Dark Half (1993) Movie Review
Although it lacks the creepy subtleties of Stephen King‘s celebrated novel, George Romero’s underrated adaptation of The Dark Half ranks among the best films based on King’s fiction, with Romero taking care to honor King’s central theme while serving up some gruesome gore in the film’s much-criticized finale. Inspired by King’s own admission that he wrote several novels under the pseudonym Richard Bachman, The Dark Half explores the duality of a writer’s impulse, ranging from literary respectability to the viscerally cathartic thrills of exploitative pulp fiction.
Author and teacher Thad Beaumont (Timothy Hutton) finds himself torn between those extremes when he "kills" his profitable, pseudonymous alter ego George Stark (the bestselling "dark half" to Thad’s light), who then assumes an evil, autonomous form (again played by Hutton) to lethally defend his role in Thad’s creative endeavors. Forced to wrestle with this evil manifestation of his own unformed twin, Thad must fight to protect his wife (Amy Madigan), their twin babies, and his own survival as an artist. Romero skillfully develops the twin/duality theme to explore the writer’s dilemma, and Hutton is outstanding in his dual roles, playing Stark (in subtly fiendish makeup) as a redneck rebel with a knack for slashing throats. Julie Harris adds class in a supporting role, and horror fans will relish Romero’s climactic showdown, in which swarms of sparrows seal Stark’s fate. It favors a pulp sensibility with clunky exposition to explain Stark’s existence, but The Dark Half is a laudable effort from everyone involved. —Jeff Shannon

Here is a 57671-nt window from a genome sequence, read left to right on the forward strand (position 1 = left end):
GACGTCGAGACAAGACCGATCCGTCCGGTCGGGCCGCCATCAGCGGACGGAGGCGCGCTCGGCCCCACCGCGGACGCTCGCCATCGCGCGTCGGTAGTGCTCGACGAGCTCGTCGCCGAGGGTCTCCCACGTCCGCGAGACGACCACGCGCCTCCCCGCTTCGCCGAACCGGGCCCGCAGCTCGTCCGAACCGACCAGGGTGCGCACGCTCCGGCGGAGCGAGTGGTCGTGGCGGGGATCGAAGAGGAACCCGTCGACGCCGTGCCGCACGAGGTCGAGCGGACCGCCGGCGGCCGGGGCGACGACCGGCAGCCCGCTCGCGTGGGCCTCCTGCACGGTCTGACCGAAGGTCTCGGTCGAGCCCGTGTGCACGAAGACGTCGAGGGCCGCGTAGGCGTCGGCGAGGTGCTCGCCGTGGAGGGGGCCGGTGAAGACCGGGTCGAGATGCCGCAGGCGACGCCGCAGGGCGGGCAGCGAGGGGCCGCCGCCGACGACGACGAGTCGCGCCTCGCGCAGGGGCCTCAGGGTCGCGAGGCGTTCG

About Dark Half (1993)
Starring: Robert Joy, Michael Rooker, Royal Dano, Rutanya Alda, Rohn Thomas, Chelsea Field, William Cameron, Timothy Hutton, Beth Grant, Zachary Mott, Christine Forrest, Judy Grafe, Lamont Arnold, Tom Mardirosian, Kent Broadhurst, Erik Jensen, David W. Butler, Nardi Novak, Curt DeBor, Drinda Lalumia, Amy Madigan, Julie Harris, Larry John Meyers, Patrick Brannan, Glenn Colerider, Sarah Parker, Elizabeth Parker, John Ponzio, Molly Renfroe, John Machione
Director: George A. Romero
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